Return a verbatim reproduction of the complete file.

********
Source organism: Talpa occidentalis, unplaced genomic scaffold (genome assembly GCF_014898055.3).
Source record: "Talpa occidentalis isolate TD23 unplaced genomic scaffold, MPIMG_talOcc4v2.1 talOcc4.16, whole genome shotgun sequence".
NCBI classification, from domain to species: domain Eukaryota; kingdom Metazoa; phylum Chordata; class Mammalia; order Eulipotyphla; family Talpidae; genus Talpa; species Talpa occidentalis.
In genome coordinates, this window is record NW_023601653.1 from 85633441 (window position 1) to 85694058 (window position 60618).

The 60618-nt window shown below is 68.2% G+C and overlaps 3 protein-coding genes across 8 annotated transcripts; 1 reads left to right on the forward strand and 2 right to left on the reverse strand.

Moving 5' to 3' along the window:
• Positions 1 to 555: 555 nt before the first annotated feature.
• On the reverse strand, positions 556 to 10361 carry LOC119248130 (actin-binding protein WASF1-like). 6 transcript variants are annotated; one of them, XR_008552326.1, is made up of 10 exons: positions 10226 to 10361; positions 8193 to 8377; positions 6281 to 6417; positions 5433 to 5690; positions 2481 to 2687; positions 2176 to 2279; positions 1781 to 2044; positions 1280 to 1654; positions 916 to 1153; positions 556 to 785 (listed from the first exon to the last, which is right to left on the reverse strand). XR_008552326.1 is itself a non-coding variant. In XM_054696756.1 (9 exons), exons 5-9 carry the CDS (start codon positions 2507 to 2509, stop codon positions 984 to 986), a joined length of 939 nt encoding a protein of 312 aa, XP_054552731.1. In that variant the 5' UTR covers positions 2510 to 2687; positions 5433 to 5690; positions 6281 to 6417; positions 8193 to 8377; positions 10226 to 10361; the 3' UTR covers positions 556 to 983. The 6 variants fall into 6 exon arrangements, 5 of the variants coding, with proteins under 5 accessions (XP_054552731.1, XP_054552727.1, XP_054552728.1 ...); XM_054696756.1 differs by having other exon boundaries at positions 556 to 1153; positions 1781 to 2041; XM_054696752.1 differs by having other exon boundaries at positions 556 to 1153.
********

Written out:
Source organism: Talpa occidentalis, unplaced genomic scaffold (genome assembly GCF_014898055.3).
Source record: "Talpa occidentalis isolate TD23 unplaced genomic scaffold, MPIMG_talOcc4v2.1 talOcc4.16, whole genome shotgun sequence".
NCBI classification, from domain to species: domain Eukaryota; kingdom Metazoa; phylum Chordata; class Mammalia; order Eulipotyphla; family Talpidae; genus Talpa; species Talpa occidentalis.
In genome coordinates, this window is record NW_023601653.1 from 85633441 (window position 1) to 85694058 (window position 60618).

The 60618-nt window shown below is 68.2% G+C and overlaps 3 protein-coding genes across 8 annotated transcripts; 1 reads left to right on the forward strand and 2 right to left on the reverse strand.

Moving 5' to 3' along the window:
• Positions 1 to 555: 555 nt before the first annotated feature.
• On the reverse strand, positions 556 to 10361 carry LOC119248130 (actin-binding protein WASF1-like). 6 transcript variants are annotated; one of them, XR_008552326.1, is made up of 10 exons: positions 10226 to 10361; positions 8193 to 8377; positions 6281 to 6417; positions 5433 to 5690; positions 2481 to 2687; positions 2176 to 2279; positions 1781 to 2044; positions 1280 to 1654; positions 916 to 1153; positions 556 to 785 (listed from the first exon to the last, which is right to left on the reverse strand). XR_008552326.1 is itself a non-coding variant. In XM_054696756.1 (9 exons), exons 5-9 carry the CDS (start codon positions 2507 to 2509, stop codon positions 984 to 986), a joined length of 939 nt encoding a protein of 312 aa, XP_054552731.1. In that variant the 5' UTR covers positions 2510 to 2687; positions 5433 to 5690; positions 6281 to 6417; positions 8193 to 8377; positions 10226 to 10361; the 3' UTR covers positions 556 to 983. The 6 variants fall into 6 exon arrangements, 5 of the variants coding, with proteins under 5 accessions (XP_054552731.1, XP_054552727.1, XP_054552728.1 ...); XM_054696756.1 differs by having other exon boundaries at positions 556 to 1153; positions 1781 to 2041; XM_054696752.1 differs by having other exon boundaries at positions 556 to 1153.